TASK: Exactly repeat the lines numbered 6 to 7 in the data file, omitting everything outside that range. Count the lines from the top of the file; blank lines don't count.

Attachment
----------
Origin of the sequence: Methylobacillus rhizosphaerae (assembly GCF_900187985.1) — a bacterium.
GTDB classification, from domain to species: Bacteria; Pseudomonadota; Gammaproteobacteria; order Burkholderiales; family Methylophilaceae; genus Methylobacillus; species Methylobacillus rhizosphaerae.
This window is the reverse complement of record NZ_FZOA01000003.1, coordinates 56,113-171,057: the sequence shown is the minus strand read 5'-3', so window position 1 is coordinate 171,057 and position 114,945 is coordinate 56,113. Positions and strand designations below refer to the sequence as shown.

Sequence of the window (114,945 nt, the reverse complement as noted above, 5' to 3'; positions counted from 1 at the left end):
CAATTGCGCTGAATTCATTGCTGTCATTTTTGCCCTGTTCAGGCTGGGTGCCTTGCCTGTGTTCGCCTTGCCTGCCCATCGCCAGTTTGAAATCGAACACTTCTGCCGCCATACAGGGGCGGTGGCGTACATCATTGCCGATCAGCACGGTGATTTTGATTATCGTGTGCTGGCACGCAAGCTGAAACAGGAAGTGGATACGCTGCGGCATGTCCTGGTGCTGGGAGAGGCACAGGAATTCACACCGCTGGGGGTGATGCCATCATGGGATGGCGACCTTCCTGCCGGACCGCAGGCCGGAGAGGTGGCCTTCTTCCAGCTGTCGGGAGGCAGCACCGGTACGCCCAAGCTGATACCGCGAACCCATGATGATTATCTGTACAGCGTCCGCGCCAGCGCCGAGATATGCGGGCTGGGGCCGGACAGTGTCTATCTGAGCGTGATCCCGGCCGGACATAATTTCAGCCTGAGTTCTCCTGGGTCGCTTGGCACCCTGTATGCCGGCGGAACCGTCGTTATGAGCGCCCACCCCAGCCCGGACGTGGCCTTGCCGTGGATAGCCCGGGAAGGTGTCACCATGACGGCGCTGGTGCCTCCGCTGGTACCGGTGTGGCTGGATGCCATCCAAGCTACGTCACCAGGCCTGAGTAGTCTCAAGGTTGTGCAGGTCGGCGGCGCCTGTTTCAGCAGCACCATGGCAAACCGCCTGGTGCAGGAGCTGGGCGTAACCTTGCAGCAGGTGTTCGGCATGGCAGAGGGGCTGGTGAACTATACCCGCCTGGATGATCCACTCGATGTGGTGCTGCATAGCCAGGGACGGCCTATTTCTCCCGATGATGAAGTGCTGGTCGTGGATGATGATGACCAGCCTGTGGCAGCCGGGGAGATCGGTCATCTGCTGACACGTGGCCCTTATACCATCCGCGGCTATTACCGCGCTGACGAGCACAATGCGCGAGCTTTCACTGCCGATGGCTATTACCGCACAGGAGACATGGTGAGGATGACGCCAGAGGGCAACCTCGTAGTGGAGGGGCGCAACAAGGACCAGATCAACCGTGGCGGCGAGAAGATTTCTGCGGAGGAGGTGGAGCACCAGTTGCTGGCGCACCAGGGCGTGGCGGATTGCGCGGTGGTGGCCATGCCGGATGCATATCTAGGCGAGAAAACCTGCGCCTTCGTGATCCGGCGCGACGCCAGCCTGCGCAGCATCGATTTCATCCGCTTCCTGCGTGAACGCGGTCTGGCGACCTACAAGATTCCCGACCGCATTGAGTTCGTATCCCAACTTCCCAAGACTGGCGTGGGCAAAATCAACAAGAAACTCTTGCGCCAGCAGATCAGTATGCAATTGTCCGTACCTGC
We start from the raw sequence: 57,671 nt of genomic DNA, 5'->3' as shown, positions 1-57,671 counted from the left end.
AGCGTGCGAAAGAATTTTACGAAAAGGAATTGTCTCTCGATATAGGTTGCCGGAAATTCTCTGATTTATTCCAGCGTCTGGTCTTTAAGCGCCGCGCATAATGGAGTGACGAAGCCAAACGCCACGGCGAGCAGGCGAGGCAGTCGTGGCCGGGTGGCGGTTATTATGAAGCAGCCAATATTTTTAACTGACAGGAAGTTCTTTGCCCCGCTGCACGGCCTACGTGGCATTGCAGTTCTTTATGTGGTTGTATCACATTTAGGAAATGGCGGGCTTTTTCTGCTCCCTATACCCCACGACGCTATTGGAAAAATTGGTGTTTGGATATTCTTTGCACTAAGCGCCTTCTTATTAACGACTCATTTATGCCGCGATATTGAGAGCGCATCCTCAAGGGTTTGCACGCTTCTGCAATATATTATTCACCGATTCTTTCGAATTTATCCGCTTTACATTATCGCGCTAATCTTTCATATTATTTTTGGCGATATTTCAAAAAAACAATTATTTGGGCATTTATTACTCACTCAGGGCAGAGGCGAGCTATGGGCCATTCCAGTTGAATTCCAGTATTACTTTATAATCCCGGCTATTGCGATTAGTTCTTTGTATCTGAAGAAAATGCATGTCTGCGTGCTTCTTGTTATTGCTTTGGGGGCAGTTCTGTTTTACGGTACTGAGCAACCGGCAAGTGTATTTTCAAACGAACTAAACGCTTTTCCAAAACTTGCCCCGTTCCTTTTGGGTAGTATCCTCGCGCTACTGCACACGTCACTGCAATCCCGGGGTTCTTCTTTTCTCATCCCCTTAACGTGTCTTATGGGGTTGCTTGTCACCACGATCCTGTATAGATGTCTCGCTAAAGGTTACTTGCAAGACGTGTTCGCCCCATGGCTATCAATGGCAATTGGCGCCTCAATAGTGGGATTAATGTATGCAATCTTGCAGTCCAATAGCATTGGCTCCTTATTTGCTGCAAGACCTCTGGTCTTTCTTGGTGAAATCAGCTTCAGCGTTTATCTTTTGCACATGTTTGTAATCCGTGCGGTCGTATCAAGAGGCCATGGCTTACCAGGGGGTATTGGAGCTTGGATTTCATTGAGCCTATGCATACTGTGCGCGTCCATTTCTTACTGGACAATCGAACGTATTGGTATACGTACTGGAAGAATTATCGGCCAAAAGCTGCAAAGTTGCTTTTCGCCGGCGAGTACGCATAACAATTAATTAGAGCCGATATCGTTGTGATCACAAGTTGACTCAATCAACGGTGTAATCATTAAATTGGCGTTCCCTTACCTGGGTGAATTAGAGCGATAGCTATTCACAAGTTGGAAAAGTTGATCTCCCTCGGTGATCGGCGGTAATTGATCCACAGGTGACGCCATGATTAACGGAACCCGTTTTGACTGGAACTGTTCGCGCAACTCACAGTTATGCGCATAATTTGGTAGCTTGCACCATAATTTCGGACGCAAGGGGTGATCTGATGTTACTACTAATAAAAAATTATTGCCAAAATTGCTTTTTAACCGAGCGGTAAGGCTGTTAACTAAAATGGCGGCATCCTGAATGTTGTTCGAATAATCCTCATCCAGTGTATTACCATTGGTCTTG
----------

We start from the raw sequence: 57,671 nt of genomic DNA, 5'->3' as shown, positions 1-57,671 counted from the left end.
AGCGTGCGAAAGAATTTTACGAAAAGGAATTGTCTCTCGATATAGGTTGCCGGAAATTCTCTGATTTATTCCAGCGTCTGGTCTTTAAGCGCCGCGCATAATGGAGTGACGAAGCCAAACGCCACGGCGAGCAGGCGAGGCAGTCGTGGCCGGGTGGCGGTTATTATGAAGCAGCCAATATTTTTAACTGACAGGAAGTTCTTTGCCCCGCTGCACGGCCTACGTGGCATTGCAGTTCTTTATGTGGTTGTATCACATTTAGGAAATGGCGGGCTTTTTCTGCTCCCTATACCCCACGACGCTATTGGAAAAATTGGTGTTTGGATATTCTTTGCACTAAGCGCCTTCTTATTAACGACTCATTTATGCCGCGATATTGAGAGCGCATCCTCAAGGGTTTGCACGCTTCTGCAATATATTATTCACCGATTCTTTCGAATTTATCCGCTTTACATTATCGCGCTAATCTTTCATATTATTTTTGGCGATATTTCAAAAAAACAATTATTTGGGCATTTATTACTCACTCAGGGCAGAGGCGAGCTATGGGCCATTCCAGTTGAATTCCAGTATTACTTTATAATCCCGGCTATTGCGATTAGTTCTTTGTATCTGAAGAAAATGCATGTCTGCGTGCTTCTTGTTATTGCTTTGGGGGCAGTTCTGTTTTACGGTACTGAGCAACCGGCAAGTGTATTTTCAAACGAACTAAACGCTTTTCCAAAACTTGCCCCGTTCCTTTTGGGTAGTATCCTCGCGCTACTGCACACGTCACTGCAATCCCGGGGTTCTTCTTTTCTCATCCCCTTAACGTGTCTTATGGGGTTGCTTGTCACCACGATCCTGTATAGATGTCTCGCTAAAGGTTACTTGCAAGACGTGTTCGCCCCATGGCTATCAATGGCAATTGGCGCCTCAATAGTGGGATTAATGTATGCAATCTTGCAGTCCAATAGCATTGGCTCCTTATTTGCTGCAAGACCTCTGGTCTTTCTTGGTGAAATCAGCTTCAGCGTTTATCTTTTGCACATGTTTGTAATCCGTGCGGTCGTATCAAGAGGCCATGGCTTACCAGGGGGTATTGGAGCTTGGATTTCATTGAGCCTATGCATACTGTGCGCGTCCATTTCTTACTGGACAATCGAACGTATTGGTATACGTACTGGAAGAATTATCGGCCAAAAGCTGCAAAGTTGCTTTTCGCCGGCGAGTACGCATAACAATTAATTAGAGCCGATATCGTTGTGATCACAAGTTGACTCAATCAACGGTGTAATCATTAAATTGGCGTTCCCTTACCTGGGTGAATTAGAGCGATAGCTATTCACAAGTTGGAAAAGTTGATCTCCCTCGGTGATCGGCGGTAATTGATCCACAGGTGACGCCATGATTAACGGAACCCGTTTTGACTGGAACTGTTCGCGCAACTCACAGTTATGCGCATAATTTGGTAGCTTGCACCATAATTTCGGACGCAAGGGGTGATCTGATGTTACTACTAATAAAAAATTATTGCCAAAATTGCTTTTTAACCGAGCGGTAAGGCTGTTAACTAAAATGGCGGCATCCTGAATGTTGTTCGAATAATCCTCATCCAGTGTATTACCATTGGTCTTG